Refugees and the issue of refugee resettlement have largely been immune from the political controversy that has plagued the immigration debate in the United States for decades.
In fact, the resettlement program has historically enjoyed broad bipartisan support. This began to change in November 2015 after one of the attackers in the terrorist attacks in Paris was erroneously identified as a Syrian refugee. Political support for the refugee program declined further after attacks in San Bernardino, California and Orlando, Florida, even though refugees played no role in those attacks.
During his campaign for the Presidency, then-candidate Donald Trump repeatedly referred to refugees as “terrorists,” and pledged to “stop the tremendous flow of Syrian refugees into the United States,” characterizing the United States refugee resettlement program as a Trojan horse bringing in terrorists disguised as refugees. He even called for a ban on the entry to the United States of all Muslim immigrants, including refugees.
By the end of his first full week in office, President Trump had taken a number of decisive steps to follow through on his controversial campaign promises on immigration.
Among other harsh enforcement measures, President Trump issued an executive order that suspended all refugee admissions to the United States for 120 days, banned Syrian refugee admissions indefinitely, and gave priority for admission to Christian refugees and other religious minorities. The order also cut by more than half—from 110,000 to 50,000—the cap on refugee admissions for 2017 set by the Obama administration.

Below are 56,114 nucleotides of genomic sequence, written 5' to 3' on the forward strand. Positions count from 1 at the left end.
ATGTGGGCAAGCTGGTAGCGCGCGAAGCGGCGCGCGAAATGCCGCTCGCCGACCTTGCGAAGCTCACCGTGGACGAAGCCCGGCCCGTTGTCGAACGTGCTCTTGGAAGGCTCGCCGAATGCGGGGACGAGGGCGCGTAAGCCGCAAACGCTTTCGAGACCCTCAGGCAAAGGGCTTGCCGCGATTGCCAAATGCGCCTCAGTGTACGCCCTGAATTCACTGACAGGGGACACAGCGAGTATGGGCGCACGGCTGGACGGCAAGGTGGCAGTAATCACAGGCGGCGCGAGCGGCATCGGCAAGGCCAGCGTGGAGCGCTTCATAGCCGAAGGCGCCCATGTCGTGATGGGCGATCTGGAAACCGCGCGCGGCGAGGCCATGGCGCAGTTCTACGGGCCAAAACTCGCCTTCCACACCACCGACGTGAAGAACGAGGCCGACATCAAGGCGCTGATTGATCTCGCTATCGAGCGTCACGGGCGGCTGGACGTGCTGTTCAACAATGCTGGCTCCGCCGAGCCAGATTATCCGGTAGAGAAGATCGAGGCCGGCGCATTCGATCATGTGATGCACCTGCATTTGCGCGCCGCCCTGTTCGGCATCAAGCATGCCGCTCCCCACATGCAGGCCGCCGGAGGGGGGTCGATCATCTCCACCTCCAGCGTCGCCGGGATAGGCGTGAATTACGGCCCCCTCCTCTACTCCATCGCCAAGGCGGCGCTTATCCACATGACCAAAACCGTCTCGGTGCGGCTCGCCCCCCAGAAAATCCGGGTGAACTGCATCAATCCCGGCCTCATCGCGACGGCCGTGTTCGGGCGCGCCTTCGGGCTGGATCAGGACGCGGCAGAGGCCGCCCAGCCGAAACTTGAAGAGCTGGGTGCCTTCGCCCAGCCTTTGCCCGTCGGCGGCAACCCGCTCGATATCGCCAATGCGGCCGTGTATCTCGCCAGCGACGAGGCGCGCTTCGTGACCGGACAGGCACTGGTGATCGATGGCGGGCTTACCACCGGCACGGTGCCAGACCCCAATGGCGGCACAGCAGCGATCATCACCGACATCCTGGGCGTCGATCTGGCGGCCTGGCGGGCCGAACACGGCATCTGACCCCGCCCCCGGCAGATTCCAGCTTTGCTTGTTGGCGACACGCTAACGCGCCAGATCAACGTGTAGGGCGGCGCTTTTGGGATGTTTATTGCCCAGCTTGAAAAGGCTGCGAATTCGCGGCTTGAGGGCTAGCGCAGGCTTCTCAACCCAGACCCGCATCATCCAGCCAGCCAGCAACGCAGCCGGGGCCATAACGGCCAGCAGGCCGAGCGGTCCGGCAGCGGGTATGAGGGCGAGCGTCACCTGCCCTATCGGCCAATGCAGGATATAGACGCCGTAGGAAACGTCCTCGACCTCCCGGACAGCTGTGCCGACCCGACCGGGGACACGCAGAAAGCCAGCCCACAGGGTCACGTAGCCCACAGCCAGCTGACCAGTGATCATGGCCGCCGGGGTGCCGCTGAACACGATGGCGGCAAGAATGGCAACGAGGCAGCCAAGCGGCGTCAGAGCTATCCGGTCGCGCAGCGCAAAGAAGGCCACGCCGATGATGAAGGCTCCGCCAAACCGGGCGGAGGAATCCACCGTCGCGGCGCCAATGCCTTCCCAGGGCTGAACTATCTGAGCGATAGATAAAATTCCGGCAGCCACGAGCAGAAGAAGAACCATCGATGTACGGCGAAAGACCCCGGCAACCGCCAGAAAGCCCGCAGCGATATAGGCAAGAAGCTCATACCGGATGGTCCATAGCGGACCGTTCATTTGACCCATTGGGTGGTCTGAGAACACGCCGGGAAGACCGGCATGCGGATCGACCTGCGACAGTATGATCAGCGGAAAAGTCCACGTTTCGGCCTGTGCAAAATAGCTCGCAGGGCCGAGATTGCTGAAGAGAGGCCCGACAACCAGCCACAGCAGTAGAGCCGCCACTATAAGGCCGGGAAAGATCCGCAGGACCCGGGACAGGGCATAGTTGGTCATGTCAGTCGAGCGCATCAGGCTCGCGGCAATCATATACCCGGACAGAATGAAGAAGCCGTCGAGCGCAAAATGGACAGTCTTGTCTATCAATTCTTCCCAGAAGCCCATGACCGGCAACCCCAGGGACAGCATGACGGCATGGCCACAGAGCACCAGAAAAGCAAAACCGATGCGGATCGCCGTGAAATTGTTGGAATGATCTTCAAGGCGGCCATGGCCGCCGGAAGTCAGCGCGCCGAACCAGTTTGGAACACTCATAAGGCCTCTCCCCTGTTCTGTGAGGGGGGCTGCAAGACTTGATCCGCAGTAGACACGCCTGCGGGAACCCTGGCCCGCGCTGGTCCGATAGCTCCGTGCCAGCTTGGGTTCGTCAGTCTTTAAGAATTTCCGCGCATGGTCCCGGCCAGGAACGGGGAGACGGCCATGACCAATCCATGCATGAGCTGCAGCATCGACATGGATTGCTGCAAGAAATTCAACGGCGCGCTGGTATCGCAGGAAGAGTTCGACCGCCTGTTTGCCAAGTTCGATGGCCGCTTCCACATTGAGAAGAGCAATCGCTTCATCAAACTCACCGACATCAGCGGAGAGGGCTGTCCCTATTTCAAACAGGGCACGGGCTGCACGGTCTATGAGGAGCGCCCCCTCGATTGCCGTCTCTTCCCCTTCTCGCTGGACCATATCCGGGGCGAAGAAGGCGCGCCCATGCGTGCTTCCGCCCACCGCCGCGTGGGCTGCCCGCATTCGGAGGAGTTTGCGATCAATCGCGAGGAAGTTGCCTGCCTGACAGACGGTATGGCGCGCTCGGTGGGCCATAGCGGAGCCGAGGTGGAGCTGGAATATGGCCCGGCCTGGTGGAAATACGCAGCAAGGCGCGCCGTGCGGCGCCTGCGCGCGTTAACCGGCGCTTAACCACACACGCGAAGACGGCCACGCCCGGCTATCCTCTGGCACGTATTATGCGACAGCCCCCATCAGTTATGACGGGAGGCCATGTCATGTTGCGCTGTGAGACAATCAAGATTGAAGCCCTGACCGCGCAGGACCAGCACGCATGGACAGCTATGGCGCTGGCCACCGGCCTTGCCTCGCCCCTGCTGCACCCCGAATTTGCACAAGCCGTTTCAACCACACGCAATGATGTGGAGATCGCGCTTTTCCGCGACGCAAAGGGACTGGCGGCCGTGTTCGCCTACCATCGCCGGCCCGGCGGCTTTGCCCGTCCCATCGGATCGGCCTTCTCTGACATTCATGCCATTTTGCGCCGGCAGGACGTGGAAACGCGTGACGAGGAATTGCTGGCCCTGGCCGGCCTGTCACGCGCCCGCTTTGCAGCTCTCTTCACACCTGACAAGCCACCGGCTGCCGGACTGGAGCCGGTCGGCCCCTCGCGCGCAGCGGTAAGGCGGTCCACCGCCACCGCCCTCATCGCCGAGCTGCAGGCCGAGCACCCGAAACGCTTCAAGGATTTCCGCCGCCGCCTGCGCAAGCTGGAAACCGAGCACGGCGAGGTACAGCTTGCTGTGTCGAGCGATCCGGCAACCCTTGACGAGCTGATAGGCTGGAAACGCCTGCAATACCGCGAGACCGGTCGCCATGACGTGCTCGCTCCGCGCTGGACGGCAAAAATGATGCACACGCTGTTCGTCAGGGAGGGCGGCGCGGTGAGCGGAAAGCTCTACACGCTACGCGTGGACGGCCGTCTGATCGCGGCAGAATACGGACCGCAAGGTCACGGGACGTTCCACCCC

The suspension of the refugee program in late January was, according to the executive order, intended to provide an opportunity to put in place additional security screening for refugees, a process President Trump has described as “extreme vetting” to keep out radical, Islamic terrorists. But multiple experts have confirmed that the existing process for screening refugees – which includes multiple interviews, security checks, fingerprint screens, and document review by the United Nations refugee agency, the FBI, the State Department, and the Department of Homeland Security – is more rigorous than the screening of any other immigrants to the United States.
Additionally, of almost 800,000 refugees admitted to the United States since 9/11, only three have been arrested for terrorism-related activities, and none actually carried out any attack.
Rather than enhancing security, the immediate result of the order has been to needlessly punish and further traumatize some of the most vulnerable people in the world who have already passed through multiple layers of security screening and been waiting for years to reunite with family in the United States.
Donald Trump has perpetuated a narrative about refugees as dangerous, unknown, and untrustworthy, and suggested that the existing system for screening refugees is grossly inadequate. If this narrative were accurate, a decision to prevent refugees from coming to the United States would seem like a reasonable response. But this portrayal of refugees and the refugee system is not at all accurate. Rather, it is a new twist on an old strategy of fear-mongering about immigrants that offers an easy scapegoat for a host of problems ranging from terrorism to overtaxed public resources. The problem is that scapegoating refugees fails to honestly assess what’s really going on or to take responsibility for offering a real solution to a dire humanitarian crisis.
Elizabeth McCormick is a law professor at the University of Tulsa College of Law, where she directs the Immigrant Rights Project.
Read more of her work and research on SSRN.
Photo Credit: This still image, taken from a video posted by the Aleppo Media Center, circulated on social media. The image shows a young boy in an ambulance after an airstrike in the northern Syrian city of Aleppo on Wednesday, August 17.